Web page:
We should’ve already had a plan before the distraction got this far

Now we’re falling right into the senseless master plan
They don’t have to see your cards if you’re always showing them your hand
Is it really that impossible to think outside the box?
The strategy should be easier to see, we’re the ones that made the locks

But just because we did it’s the end of the discussion
We also make the keys so why we accepting this concussion
Wake up my people, it’s not time to act off of emotion
Let’s use this as a reminder, to ourselves we need devotion

It’s not that I don’t care or don’t see the reason to speak out
Sometimes when the noise is so loud, I’d just rather listen than shout

I’ve learned through our confusion; in the silence comes the solution

Get to the core, constant contact now needed even more
ReBuild. We are the resounding resolution

©DaraMonifah

Giving ThAnkhs for siStarQueens like Dena & Jahweh for bringing the V.I. solidarity gathering to life for the sake of our listening, learning, healing and re-building.

Saving Our Sons, Healing Ourselves | Their Lives Matter; Our Lives Count! Headed down to Brewer’s Beach #Solidarity #BrownFriday#blackfridayblackout #BlackLivesMatter #FergusonDecision #KWANZAA365Sankofa Saturdays Unsung Sheroes VI

saving saving1 saving2 saving3

#UnitedWeStandVI Young Media Personalities use New Media Approaches to Inform, Educate and Mobilize without Concern for Intentional Government Interference

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Petition circulating through the efforts of V.I. community activists to, “Prohibit the billing of customers/consumers for streetlights.”

Though various countries around the globe have had incidents of temporary shutdown of the internet and or mobile technology to prevent protests, young media people in the Virgin Islands doubt the effectiveness of such an effort in the V.I. As a matter of fact, they strongly doubt that many in the V.I. would even be willing to demonstrate in public about pressing matters and that many in the community would think that losing power temporarily wasn’t anything strange. Still a few concerned citizens have banned together to tackle a common goal even in the midst of doubt of success and frustration due to lack of total unification by the people most affected.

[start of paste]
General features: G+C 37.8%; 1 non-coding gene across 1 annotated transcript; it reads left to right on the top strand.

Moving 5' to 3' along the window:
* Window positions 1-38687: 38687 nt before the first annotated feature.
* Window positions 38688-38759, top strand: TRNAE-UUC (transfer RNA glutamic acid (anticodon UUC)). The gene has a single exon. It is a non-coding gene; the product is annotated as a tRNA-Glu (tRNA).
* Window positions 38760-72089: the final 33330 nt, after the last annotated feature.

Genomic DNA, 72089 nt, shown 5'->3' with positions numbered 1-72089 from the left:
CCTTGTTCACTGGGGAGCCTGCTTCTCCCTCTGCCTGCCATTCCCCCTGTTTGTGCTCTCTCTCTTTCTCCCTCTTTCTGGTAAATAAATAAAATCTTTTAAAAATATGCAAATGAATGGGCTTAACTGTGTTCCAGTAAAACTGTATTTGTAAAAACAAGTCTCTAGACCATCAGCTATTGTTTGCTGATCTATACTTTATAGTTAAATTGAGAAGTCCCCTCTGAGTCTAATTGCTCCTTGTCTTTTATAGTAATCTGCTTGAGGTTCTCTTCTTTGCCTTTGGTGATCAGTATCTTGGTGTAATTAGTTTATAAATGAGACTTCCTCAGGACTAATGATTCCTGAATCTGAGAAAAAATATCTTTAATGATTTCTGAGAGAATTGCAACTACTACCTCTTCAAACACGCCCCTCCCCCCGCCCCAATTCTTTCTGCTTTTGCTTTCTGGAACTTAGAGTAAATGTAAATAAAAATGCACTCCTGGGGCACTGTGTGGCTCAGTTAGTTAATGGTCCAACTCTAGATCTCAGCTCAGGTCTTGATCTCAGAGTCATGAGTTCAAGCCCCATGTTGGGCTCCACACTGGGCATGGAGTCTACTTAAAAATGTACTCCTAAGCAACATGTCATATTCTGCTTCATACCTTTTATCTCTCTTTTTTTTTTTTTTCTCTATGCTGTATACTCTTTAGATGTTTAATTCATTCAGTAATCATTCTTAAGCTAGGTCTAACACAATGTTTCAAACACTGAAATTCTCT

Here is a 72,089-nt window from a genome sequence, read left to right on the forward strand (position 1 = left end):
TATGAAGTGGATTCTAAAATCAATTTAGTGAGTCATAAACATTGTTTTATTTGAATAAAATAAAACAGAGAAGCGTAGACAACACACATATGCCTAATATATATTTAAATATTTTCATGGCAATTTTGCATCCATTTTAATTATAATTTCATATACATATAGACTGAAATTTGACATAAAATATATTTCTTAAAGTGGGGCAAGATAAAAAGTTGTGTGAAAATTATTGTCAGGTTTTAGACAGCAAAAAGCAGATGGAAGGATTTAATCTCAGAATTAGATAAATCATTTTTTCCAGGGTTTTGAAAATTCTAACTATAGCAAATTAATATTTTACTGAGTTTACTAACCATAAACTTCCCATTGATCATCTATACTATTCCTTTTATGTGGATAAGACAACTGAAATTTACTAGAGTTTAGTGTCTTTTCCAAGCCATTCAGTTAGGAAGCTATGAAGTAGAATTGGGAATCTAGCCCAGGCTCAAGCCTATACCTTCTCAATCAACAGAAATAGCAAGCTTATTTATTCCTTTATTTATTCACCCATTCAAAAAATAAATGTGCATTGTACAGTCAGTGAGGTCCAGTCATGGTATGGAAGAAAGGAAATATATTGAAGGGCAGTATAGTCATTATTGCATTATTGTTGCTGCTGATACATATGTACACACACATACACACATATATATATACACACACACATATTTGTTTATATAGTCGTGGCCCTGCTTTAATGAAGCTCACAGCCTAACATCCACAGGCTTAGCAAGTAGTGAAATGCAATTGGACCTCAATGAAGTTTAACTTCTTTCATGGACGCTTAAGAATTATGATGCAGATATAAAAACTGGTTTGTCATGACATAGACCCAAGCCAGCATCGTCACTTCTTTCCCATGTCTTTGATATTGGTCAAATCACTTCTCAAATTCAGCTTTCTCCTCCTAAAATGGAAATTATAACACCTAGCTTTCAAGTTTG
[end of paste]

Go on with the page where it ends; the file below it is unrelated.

“Here we’re used to power fluctuations, WAPA not working, phones aren’t working but normally they’re attributed to something that’s not political. I don’t think that people are as active politically as they should be, but they are using the internet and Facebook,” shared April Rose Fale Knight, local television news reporter for CBS TV2.

The latest petition circulating through the efforts of community activists is a petition to the Obama Administration to, “Prohibit the billing of customers/consumers for streetlights.” https://petitions.whitehouse.gov/petition/prohibit-billing-customers-consumers-streetlights/zbnfSd1m

According to media reports in 2011, the Bay Area Rapid Transit (BART) removed power to underground cell phone towers at four stations to disrupt a protest and may be the first government agency in the United States to shutter mobile-internet and phone service in a bid to quash a demonstration. http://www.democracynow.org/2011/8/16/bay_area_rapid_transit_accused_of

Knight stated that though millions of instant messages may work to start demonstrations which could scare the governments into the illegal temporary shutting down of internet to prevent protests, it probably won’t have the same effect in the Virgin Islands. Knight, who was in the Philippines during the E.D.S.A. Revolution #2, experienced going out into the streets and demonstrating. “Back home, if people don’t like the president, we’d just go out an protest and then we’d have a new president,” she said. Knight was part of an activist group in the Philippines and they received messages saying “wear black, go to this place” and they went. According to Knight, this approach generated a lot of bodies because the common people were still using basic phones. http://www.forbes.com/asap/2001/0910/028.html

“Virgin Islands people don’t demonstrate. We’re not protesting, we’re bringing awareness,” local radio host Shamira “SoLove” Collins shared at an organizational meeting for #UnitedWeStandVI. “If you’re in a country that’s kind of already politically agitated, just the mention of shutting down the internet is gonna cause a protest,” shared Knight. “Not here, we’re used to stuff not working.”